Abolishing Federalism? Essay

761 words - 4 pages

When the United States became an independent county, they needed a system where many things could be done in a short amount of time. For quite some time, the Founding Fathers, and those who have followed in their footsteps, have experimented numerous strategies in order to discover which systems would be suitable as in terms of getting priorities accomplished quickly and would last the longest. Out of all things they have initiated, one system that worked was a federal system or “Federalism.”
According to a definition provided by Professor McDaniel, a Silver Spoon winner and government professor of The University of Texas at Austin, federalism is a “governing system in which power is dispersed across several levels” (McDaniel, 01/27/2014). It is where multiple parties in America, the U.S. and State Government, to work in their separate fields that they are responsible for in order for the nation to run smoothly. But sometimes they work together in order to accomplish greater things. One of the earliest federal systems we initiated dates back to almost two centuries, and it is still standing strong though it was changed along the way.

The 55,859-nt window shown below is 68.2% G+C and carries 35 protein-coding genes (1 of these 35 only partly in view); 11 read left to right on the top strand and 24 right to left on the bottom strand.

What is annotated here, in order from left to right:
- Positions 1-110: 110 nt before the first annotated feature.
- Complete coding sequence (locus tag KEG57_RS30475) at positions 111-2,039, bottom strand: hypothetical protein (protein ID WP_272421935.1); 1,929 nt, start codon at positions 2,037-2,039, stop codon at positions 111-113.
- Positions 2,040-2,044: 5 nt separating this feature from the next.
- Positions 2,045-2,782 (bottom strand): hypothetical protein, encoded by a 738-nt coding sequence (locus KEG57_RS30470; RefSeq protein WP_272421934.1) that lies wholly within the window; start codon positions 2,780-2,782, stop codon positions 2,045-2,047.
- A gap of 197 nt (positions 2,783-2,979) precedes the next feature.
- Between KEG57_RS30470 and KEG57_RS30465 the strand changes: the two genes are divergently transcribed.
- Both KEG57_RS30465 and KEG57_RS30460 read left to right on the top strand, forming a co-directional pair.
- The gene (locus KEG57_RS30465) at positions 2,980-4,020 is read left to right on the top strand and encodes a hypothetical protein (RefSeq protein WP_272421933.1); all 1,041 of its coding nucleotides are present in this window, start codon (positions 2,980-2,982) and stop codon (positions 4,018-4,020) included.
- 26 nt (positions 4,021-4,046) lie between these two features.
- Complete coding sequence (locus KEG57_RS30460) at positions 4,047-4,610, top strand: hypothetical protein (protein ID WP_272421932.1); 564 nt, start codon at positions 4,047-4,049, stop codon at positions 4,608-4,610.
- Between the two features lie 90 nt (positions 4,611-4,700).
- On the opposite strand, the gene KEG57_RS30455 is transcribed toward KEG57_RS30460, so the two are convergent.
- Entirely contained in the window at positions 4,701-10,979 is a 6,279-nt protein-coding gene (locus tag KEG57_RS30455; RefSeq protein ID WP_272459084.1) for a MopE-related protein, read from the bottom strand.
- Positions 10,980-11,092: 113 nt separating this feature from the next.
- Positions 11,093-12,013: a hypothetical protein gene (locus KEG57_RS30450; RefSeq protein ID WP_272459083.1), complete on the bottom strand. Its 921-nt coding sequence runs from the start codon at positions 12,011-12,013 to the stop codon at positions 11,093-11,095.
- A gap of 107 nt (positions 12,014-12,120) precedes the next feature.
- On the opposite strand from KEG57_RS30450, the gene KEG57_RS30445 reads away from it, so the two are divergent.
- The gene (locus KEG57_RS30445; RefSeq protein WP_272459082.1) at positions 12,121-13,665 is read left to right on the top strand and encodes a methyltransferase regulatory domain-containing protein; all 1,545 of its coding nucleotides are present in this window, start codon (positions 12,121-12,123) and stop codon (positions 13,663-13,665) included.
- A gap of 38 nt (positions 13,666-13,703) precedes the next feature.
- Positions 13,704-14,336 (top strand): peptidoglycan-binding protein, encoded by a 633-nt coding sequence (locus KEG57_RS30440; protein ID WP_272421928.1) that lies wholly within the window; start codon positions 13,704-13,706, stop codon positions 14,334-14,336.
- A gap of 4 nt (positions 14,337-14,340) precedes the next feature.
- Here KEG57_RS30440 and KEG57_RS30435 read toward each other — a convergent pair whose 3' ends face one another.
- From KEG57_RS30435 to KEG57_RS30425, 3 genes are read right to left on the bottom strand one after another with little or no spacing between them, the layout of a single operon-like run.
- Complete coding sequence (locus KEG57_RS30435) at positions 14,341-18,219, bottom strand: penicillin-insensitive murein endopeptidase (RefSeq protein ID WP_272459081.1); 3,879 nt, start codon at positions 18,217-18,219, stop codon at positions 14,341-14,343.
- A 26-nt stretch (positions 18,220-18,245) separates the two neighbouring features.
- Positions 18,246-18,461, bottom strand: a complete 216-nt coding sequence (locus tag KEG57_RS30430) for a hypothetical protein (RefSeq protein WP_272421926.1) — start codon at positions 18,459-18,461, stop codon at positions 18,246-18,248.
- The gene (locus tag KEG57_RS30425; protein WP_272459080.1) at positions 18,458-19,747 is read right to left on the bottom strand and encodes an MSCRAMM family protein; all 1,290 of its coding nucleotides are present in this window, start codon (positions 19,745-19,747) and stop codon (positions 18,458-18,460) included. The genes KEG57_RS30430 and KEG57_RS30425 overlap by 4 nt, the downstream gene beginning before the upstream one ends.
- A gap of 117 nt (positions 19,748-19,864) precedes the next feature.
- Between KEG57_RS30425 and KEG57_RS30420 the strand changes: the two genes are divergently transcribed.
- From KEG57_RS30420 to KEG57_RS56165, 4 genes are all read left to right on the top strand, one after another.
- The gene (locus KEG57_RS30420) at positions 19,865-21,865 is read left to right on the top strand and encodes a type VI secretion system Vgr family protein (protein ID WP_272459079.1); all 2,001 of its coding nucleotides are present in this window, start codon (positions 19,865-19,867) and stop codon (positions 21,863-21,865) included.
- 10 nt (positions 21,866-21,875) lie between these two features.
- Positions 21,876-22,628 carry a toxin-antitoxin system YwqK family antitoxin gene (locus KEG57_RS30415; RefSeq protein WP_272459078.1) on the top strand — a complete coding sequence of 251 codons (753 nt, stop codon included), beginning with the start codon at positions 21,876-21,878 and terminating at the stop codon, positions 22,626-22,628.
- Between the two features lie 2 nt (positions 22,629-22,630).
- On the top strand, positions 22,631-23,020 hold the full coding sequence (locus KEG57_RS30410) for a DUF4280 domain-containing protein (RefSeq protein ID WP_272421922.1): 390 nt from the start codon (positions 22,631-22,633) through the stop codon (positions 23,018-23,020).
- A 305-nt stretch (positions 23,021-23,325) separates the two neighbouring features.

Abolishing this cooperative federal system would not bring benefits and required changes. To this day, the federal system still takes care of the modern problems that occur in both the people and the nations because of both governments were working together. However, if we abolish this system and facilitate to a more separate response, like the nation did in the past, it would increase the rate of problems with each other in the two governments. Having a cooperative federal system under United States would bring more unified efforts from the national and state government, bring benefits, and predict what kind of benefit we can gain from using cooperative meausres.
According to the The American Political System by Ken Kollman, cooperative federalism is where both national and state governments are working together by sharing powers to solve problems (Kollman 2014, 73). Although the American political system is a foundation of both dual and cooperative federal system, as the national government grown stronger over time, it became more cooperative federalism, due to state government vigorously responding to the power shift. This also transitions to intergovernmentalism (Kollman 2014, 73), where both governments share multiple resources together in the same...

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